The Liberation Tigers Of Tamil Eelam or LTTE were formed in 1976 as the anti-Tamil sentiment intensified in the northern part of Sri Lanka. The group was led by a military leader named Prabhakaran and they used violence for the means in pursuing a separate Tamil state which was by now a real demand that groups like the LTTE would stop at nothing to achieve. As the fires of unrest amongst the distinctive Tamil population began to gather, the flames were something the government could no longer dismiss and marginalize. Anti-Tamil sentiment was rife and the country was on the brink of full scale war when in 1981 a group of Sinhala policemen were accused of burning down the Tamil Public Library in the northern city of Jaffna. Suddenly it became tit for tat. The rule of an eye for an eye has been the mainstay to this day and it began in 1983 when in response to the burning of the library 13 soldiers were ambushed and killed by LTTE rebels which inevitably led to anti-Tamil riots where estimated thousands of Tamils were killed. Some Sri Lankans felt that the large population of Tamils concentrated in southern India were lending considerable support to the LTTE. As the situation deteriorated the then Prime Minister Jayawardene invited talks with Indian Prime Minister Rajiv Gandhi and as negotiations were brokered with India as a mediator the government made a number of concessions to the Tamils and the official status of the Tamil language together with some devolution of power stayed the bloody hand of civil strife for a time.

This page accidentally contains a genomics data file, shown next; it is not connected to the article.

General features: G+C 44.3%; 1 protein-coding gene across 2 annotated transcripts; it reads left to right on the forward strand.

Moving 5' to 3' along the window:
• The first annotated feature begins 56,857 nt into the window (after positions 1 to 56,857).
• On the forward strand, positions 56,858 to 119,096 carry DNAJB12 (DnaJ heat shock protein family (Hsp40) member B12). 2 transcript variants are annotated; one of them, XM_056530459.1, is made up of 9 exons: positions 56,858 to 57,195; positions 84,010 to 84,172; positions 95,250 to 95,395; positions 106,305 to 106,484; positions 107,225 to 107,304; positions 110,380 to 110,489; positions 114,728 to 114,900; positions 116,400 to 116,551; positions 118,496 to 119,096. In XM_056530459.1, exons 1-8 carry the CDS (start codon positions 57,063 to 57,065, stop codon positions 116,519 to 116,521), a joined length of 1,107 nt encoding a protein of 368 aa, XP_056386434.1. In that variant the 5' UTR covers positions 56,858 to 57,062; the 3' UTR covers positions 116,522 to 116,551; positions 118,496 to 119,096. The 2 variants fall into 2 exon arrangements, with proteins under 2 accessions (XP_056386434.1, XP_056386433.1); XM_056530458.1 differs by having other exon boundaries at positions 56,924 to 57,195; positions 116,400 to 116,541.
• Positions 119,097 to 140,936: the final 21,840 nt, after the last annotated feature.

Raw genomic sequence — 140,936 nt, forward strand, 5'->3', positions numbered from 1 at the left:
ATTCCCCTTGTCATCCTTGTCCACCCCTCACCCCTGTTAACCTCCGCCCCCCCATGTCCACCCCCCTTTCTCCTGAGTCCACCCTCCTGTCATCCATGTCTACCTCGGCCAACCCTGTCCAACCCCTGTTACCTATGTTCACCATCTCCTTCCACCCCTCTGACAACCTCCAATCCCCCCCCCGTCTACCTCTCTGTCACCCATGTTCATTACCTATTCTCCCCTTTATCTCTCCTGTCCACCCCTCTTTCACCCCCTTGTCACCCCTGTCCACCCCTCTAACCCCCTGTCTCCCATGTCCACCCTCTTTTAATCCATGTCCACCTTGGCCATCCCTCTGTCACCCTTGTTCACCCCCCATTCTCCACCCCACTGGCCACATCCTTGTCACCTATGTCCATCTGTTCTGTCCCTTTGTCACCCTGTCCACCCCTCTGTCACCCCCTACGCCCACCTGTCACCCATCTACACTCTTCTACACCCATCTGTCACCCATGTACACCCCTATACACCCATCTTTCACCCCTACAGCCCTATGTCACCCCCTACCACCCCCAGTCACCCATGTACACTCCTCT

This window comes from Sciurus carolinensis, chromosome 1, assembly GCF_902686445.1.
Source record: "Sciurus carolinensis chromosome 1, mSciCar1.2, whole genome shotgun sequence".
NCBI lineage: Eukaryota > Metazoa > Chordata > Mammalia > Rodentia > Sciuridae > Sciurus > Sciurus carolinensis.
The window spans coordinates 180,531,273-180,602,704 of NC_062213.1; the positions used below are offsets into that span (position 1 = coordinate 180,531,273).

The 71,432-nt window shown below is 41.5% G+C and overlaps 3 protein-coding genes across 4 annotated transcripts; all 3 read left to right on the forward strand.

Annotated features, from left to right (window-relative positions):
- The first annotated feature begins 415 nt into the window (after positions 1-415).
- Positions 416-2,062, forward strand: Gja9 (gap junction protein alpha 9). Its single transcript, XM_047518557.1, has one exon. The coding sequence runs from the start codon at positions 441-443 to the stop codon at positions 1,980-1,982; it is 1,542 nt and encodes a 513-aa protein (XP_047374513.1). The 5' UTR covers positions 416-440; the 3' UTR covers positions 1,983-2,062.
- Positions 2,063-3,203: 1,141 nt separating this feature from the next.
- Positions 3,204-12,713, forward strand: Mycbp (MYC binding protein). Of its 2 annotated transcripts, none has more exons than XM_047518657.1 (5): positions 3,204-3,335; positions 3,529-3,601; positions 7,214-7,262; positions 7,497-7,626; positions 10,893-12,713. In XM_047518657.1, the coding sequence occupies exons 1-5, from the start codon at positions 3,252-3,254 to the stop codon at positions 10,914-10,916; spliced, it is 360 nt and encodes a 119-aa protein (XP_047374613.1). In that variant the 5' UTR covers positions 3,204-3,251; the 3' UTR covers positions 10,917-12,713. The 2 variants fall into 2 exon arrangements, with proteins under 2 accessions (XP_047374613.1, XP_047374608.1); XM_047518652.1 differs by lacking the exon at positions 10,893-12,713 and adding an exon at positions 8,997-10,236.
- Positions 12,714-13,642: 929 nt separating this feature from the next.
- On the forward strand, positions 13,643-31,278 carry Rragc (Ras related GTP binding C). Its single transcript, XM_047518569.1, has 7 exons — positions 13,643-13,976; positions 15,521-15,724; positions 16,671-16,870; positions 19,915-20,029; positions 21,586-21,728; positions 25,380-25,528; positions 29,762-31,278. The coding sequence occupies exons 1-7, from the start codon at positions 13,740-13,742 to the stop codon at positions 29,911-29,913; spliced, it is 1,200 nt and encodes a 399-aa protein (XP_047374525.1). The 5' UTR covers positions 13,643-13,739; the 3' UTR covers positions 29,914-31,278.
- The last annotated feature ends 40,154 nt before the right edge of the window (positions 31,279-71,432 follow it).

I was born in Westminister, London in 1984 the son of a Sinhala Sri Lankan immigrant. I was raised among a tight knit Sinhala community based in North West London where Buddhism and mutual respect was what kept what I imagined a group of first generation settlers together in those first tentative years on foreign soil. Now these uncles and aunties had families and children like me, the second generation, and were still close and firmly held together by a sense of mutual belonging. The first memory I have of a sense of conflict in the country my parents talked about was when in 1993 my father came home to my mother shouting from the living room from in front of the television: 'They killed Premedasa!' she called. Long days in front of the Six O'Clock News ensued. President Premedasa had been killed by a suicide bomber, it had been more violent backlash. After Indian-Sri Lankan relations had soured after India disapproved of the humanitarian violations on both sides, Premedasa had sent the Indians and their troops home. Gandhi himself had fallen at the hands of an LTTE suicide attack in 1991 and the group had now been tagged a terrorist organization commonly known as the Tamil Tigers.